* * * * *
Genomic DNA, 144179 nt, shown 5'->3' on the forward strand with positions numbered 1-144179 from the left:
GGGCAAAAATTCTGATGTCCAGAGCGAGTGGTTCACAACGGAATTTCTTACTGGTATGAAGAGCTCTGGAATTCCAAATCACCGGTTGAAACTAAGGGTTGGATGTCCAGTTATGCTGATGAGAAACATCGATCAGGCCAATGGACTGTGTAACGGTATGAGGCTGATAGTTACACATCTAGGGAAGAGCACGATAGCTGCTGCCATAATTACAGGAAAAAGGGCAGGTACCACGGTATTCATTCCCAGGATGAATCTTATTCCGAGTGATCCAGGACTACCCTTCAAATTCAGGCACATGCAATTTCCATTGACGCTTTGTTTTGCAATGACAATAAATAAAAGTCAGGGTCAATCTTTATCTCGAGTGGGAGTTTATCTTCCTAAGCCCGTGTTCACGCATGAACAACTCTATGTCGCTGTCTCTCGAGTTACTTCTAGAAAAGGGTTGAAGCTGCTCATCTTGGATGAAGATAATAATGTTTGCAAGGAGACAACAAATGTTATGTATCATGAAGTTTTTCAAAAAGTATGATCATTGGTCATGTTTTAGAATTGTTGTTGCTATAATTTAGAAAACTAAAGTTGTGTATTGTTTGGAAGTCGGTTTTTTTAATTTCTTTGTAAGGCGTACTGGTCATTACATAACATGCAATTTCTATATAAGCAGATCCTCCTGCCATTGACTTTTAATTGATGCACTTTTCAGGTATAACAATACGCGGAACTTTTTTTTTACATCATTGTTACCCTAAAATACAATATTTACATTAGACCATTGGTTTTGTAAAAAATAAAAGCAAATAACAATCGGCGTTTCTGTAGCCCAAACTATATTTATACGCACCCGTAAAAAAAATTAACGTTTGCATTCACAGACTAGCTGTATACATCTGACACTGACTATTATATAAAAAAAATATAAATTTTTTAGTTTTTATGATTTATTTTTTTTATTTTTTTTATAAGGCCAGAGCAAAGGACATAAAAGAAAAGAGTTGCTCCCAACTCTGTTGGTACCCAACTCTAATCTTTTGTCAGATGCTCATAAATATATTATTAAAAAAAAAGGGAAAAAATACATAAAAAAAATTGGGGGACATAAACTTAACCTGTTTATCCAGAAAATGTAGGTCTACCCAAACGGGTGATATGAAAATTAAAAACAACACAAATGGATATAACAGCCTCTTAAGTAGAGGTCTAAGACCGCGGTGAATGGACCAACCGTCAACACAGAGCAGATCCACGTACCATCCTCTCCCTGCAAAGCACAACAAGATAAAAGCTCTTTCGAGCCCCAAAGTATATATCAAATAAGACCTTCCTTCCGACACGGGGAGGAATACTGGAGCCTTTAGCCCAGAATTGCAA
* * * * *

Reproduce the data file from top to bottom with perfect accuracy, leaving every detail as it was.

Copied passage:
Genomic DNA, 144179 nt, shown 5'->3' on the forward strand with positions numbered 1-144179 from the left:
GGGCAAAAATTCTGATGTCCAGAGCGAGTGGTTCACAACGGAATTTCTTACTGGTATGAAGAGCTCTGGAATTCCAAATCACCGGTTGAAACTAAGGGTTGGATGTCCAGTTATGCTGATGAGAAACATCGATCAGGCCAATGGACTGTGTAACGGTATGAGGCTGATAGTTACACATCTAGGGAAGAGCACGATAGCTGCTGCCATAATTACAGGAAAAAGGGCAGGTACCACGGTATTCATTCCCAGGATGAATCTTATTCCGAGTGATCCAGGACTACCCTTCAAATTCAGGCACATGCAATTTCCATTGACGCTTTGTTTTGCAATGACAATAAATAAAAGTCAGGGTCAATCTTTATCTCGAGTGGGAGTTTATCTTCCTAAGCCCGTGTTCACGCATGAACAACTCTATGTCGCTGTCTCTCGAGTTACTTCTAGAAAAGGGTTGAAGCTGCTCATCTTGGATGAAGATAATAATGTTTGCAAGGAGACAACAAATGTTATGTATCATGAAGTTTTTCAAAAAGTATGATCATTGGTCATGTTTTAGAATTGTTGTTGCTATAATTTAGAAAACTAAAGTTGTGTATTGTTTGGAAGTCGGTTTTTTTAATTTCTTTGTAAGGCGTACTGGTCATTACATAACATGCAATTTCTATATAAGCAGATCCTCCTGCCATTGACTTTTAATTGATGCACTTTTCAGGTATAACAATACGCGGAACTTTTTTTTTACATCATTGTTACCCTAAAATACAATATTTACATTAGACCATTGGTTTTGTAAAAAATAAAAGCAAATAACAATCGGCGTTTCTGTAGCCCAAACTATATTTATACGCACCCGTAAAAAAAATTAACGTTTGCATTCACAGACTAGCTGTATACATCTGACACTGACTATTATATAAAAAAAATATAAATTTTTTAGTTTTTATGATTTATTTTTTTTATTTTTTTTATAAGGCCAGAGCAAAGGACATAAAAGAAAAGAGTTGCTCCCAACTCTGTTGGTACCCAACTCTAATCTTTTGTCAGATGCTCATAAATATATTATTAAAAAAAAAGGGAAAAAATACATAAAAAAAATTGGGGGACATAAACTTAACCTGTTTATCCAGAAAATGTAGGTCTACCCAAACGGGTGATATGAAAATTAAAAACAACACAAATGGATATAACAGCCTCTTAAGTAGAGGTCTAAGACCGCGGTGAATGGACCAACCGTCAACACAGAGCAGATCCACGTACCATCCTCTCCCTGCAAAGCACAACAAGATAAAAGCTCTTTCGAGCCCCAAAGTATATATCAAATAAGACCTTCCTTCCGACACGGGGAGGAATACTGGAGCCTTTAGCCCAGAATTGCAA